Russia likes to exploit tensions of race and racism in America, especiallywhen it can expose America’s hypocrisy as a paragon of democracy on the world stage. It’s clear that Brittany iswrongly detained in Russia. However, regarding the number of wrongful convictions, the U.S. leads all nations. The U.S. incarcerates Blackand brown people at five times the rate of whites. Over 2400 people have been exonerated in the United States since 1989.

Who wins the get-out-of-jail card?

Rev. Al Sharpton has asked Biden to arrange for him and a group of faithleaders to meet with Grinner. Former NBA player Dennis Rodman said he was going to get her. Their hopes have not panned out. Griner,however, is not the only American who’s run afoul of Russia’s strict drug laws. Last year, Maryland teacher Marc Vogel, 60, wassentenced to 14 years for entering with medical marijuana to treat chronic pain. In 2018, former Marine Paul Whelan, 52, was sentencedto 16 years on suspicion of spying, and there are others. Is Brittany a good political bargaining chip? Biden needs the black vote forre-election and must uphold his promise to black America. But what will it do for our fraught race relations here?

Moreover, a prisoner swap might encourage more hostage-taking. No trade, Grinermight languish in a Russian prison. Griner’s imprisonment has highlighted Russia’s and America’s ongoing powerstruggle. Also, her marginalized intersectional identities in America - race, class, gender, and sexuality - have highlighted the reasonwhy she’s over there in the first place.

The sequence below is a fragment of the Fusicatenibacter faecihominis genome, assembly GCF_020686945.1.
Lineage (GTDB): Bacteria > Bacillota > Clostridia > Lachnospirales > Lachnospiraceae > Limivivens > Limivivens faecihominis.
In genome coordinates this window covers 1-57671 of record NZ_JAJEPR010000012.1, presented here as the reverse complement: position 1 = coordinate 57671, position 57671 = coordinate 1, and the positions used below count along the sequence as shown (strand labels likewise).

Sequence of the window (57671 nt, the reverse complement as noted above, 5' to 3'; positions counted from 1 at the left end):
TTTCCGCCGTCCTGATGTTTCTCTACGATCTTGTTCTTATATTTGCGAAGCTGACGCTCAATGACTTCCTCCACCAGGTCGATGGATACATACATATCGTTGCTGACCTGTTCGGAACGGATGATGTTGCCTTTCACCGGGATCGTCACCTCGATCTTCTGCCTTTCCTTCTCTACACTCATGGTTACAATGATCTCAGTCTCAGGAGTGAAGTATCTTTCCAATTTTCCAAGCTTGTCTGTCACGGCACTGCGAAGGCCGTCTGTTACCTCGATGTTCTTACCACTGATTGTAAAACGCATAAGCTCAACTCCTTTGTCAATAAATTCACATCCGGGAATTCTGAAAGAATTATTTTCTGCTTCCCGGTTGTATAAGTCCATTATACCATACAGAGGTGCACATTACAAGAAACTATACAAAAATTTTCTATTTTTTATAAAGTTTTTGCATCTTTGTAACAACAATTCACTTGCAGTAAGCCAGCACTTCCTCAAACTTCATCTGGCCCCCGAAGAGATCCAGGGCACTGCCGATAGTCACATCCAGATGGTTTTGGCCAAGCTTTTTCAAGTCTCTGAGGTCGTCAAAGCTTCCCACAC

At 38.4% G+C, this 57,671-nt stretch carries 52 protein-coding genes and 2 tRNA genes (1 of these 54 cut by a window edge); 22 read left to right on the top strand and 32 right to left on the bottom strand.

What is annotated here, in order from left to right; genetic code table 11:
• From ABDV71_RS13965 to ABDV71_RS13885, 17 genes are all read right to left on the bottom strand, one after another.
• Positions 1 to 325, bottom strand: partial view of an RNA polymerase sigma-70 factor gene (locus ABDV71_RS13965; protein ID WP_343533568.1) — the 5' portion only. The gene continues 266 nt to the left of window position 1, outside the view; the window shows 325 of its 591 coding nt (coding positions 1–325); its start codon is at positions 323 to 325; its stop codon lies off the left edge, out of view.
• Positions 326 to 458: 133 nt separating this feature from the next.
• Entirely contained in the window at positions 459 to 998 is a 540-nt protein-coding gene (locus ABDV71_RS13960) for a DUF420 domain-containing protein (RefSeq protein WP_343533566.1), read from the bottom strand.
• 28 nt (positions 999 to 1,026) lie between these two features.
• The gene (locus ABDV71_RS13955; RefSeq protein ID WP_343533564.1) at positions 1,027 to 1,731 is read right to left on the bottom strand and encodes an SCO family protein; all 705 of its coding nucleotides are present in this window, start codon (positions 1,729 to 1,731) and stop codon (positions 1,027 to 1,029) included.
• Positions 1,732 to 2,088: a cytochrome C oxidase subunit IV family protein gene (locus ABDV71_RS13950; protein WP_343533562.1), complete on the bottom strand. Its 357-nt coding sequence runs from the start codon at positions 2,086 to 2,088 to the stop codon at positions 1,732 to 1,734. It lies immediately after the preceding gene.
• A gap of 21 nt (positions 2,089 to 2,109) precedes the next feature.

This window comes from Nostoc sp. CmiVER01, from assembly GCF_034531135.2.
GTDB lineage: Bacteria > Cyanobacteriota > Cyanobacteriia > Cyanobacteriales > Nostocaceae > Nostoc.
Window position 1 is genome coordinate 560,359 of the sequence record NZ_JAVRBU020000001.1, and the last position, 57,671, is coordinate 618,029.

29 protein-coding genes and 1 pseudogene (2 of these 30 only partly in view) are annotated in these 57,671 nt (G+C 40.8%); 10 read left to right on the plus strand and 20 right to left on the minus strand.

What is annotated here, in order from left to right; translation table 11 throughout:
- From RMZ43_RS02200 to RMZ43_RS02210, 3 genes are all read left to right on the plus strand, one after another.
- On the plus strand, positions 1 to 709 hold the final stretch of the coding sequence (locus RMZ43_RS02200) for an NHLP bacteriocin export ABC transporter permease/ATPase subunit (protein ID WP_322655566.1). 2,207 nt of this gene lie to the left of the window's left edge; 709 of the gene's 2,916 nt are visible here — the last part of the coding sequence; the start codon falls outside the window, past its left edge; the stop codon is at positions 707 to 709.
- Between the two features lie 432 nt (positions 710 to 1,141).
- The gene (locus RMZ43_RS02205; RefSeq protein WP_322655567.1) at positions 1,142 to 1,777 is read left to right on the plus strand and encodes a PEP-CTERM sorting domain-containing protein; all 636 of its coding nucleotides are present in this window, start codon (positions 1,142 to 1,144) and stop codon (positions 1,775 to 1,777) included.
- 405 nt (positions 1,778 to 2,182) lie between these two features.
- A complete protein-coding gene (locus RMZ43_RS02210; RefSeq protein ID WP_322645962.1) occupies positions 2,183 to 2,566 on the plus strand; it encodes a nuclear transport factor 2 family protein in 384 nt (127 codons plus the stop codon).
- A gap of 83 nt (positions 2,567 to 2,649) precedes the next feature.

BlackCommentator.com Editorial Board member and Columnist, The Reverend Monroe is an ordained minister, motivational speaker and she speaks for a sector of society that is frequently invisible. Rev. Monroe does a weekly Monday segment, “All Revved Up!” on WGBH (89.7 FM), on Boston Public Radio and a weekly Friday segment “The Take” on New England Channel NEWS (NECN). She’s a Huffington Post blogger and a syndicated religion columnist. Her columns appear in cities across the country and in the U.K, and Canada. Also she writes a column in the Boston home LGBTQ newspaper Baywindows and Cambridge Chronicle. A native of Brooklyn, NY, Rev. Monroe graduated from Wellesley College and Union Theological Seminary at Columbia University, and served as a pastor at an African-American church in New Jersey before coming to Harvard Divinity School to do her doctorate. She has received the Harvard University Certificate of Distinction in Teaching several times while being the head teaching fellow of the Rev. Peter Gomes, the Pusey Minister in the Memorial Church at Harvard who is the author of the best seller, THE GOOD BOOK. She appears in the film For the Bible Tells Me So and was profiled in the Gay Pride episode of In the Life, an Emmy-nominated segment. Monroe’s coming out story is profiled in “CRISIS: 40 Stories Revealing the Personal, Social, and Religious Pain and Trauma of Growing up Gay in America" and in "Youth in Crisis." In 1997 Boston Magazine cited her as one of Boston's 50 Most Intriguing Women, and was profiled twice in the Boston Globe, In the Living Arts and The Spiritual Life sections for her LGBT activism. Her papers are at the Schlesinger Library at Radcliffe College's research library on the history of women in America. Her website is irenemonroe.com. Contact the Rev. Monroe and BC.